We have now entered the fourth week of the seven-week Omer counting period. The weeks between Pesach and Shavuot each represent one of God’s seven attributes, by emulating these characteristics, we are able to prepare ourselves for the spiritual mastery necessary for receiving the Torah on Sinai.
Netzach & Hod (Victory & Majesty)
The Light of Attachment As the energy of the upper Sefirot is channeled into ever more diminishing and specific proportions to the lower Sefirot, we begin to see a more exacting and refined view of our goals.
This process can be easily visualized in the human anatomy that parallels the Sefirot. Chesed, Gevurah and Tiferet manifest in the upper part of the body, in the arms and torso that represent upward, downward and outward movement, symbolizing the “larger” viewpoint and sweep of all we may accomplish. Still, the ideas are too broad, the goal yet imprecise. Our energies must be further distilled through Netzach and Hod. These Sefirot parallel the legs, which, though they can move in several directions, have limited mobility compared to the arms.
The legs are the main pillars that support the body, as well as the principal means of human locomotion. Spiritually, the legs represent the lower and outer reaches of man. With his legs, man makes contact with the physical ground. When he pushes his legs against the earth, he is able to lift himself and rise above it. With the energies of Netzach and Hod (which correspond to the right and left legs, respectively) we can learn to be firmly grounded even while we are striving for great heights. At the same time, we won’t lose sight of our limitations despite our yearning for things beyond.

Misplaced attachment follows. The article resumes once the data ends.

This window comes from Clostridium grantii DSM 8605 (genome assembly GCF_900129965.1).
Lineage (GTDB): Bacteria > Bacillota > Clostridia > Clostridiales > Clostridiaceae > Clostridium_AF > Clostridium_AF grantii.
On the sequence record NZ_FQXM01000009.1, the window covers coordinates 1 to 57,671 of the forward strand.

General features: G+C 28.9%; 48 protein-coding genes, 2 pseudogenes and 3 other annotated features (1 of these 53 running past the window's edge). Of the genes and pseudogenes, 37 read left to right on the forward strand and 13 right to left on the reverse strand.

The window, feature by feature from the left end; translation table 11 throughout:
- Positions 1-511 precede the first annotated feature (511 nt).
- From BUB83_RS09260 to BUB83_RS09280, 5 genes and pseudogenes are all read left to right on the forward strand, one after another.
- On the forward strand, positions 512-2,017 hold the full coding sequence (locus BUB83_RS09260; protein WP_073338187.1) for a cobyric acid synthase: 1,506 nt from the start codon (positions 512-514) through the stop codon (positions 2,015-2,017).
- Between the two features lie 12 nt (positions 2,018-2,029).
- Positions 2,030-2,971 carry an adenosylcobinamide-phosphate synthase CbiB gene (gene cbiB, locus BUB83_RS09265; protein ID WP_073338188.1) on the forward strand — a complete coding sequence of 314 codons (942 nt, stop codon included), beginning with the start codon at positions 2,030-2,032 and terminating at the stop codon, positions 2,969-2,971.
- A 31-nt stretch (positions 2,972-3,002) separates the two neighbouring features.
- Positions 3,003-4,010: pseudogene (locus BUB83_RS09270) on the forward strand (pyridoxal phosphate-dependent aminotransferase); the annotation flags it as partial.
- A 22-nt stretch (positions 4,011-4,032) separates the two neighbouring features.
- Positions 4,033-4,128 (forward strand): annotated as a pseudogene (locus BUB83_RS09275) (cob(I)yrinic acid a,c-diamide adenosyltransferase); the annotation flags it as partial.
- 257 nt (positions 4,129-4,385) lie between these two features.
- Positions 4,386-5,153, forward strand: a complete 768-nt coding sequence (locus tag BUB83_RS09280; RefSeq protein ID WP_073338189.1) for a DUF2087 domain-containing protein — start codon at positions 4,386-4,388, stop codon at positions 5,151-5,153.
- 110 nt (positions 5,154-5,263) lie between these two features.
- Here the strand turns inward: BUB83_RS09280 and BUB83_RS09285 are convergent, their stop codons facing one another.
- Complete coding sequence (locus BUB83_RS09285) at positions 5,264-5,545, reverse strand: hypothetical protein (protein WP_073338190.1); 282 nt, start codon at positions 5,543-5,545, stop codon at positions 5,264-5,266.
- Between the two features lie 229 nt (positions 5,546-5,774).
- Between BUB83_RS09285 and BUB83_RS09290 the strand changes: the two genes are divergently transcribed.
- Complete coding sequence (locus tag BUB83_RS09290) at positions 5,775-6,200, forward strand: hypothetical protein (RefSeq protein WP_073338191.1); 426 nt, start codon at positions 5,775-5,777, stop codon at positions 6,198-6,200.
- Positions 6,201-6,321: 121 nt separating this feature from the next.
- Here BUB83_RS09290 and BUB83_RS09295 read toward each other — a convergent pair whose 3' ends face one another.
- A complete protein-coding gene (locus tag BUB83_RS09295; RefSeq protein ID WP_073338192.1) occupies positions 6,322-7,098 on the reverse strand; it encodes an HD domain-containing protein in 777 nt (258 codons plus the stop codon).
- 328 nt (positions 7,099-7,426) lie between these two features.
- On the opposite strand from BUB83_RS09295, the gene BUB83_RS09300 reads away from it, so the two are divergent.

The Hebrew word NetZaCH shares the same root as l’NatZei’aCH (to gain dominance, victory, eternal). As the Sefirah that follows Tiferet (truth), Netzach represents the necessity of being honest in victory, as in (I Samuel 15:29), “Netzach Yisrael lo yeshaker—The Eternal [and Victorious One] of Israel will not lie.” Attainment of Netzach also means that others recognize the value of our achievements and our opponents call for a total cessation of hostilities. Even if there is no direct opposition to our objectives, there may still be “talk” and perhaps ridicule. But Netzach—true victory—brings about the cessation of even this antagonism.
HOD means splendor. It is related to the word HODa’ah (admission), connoting a state of submission and empathy. The “splendor” of Hod is manifest in how one honors the Torah and Torah scholars. Hod reflects the “admission” that Torah is the means by which we come to learn about God; by submission to a Higher Power, we can formulate and better direct ourselves towards our goals. Hod also mirrors empathy, as we direct our energies to support the weak—including those who are physically weak, financially insecure, and emotionally or spiritually vulnerable.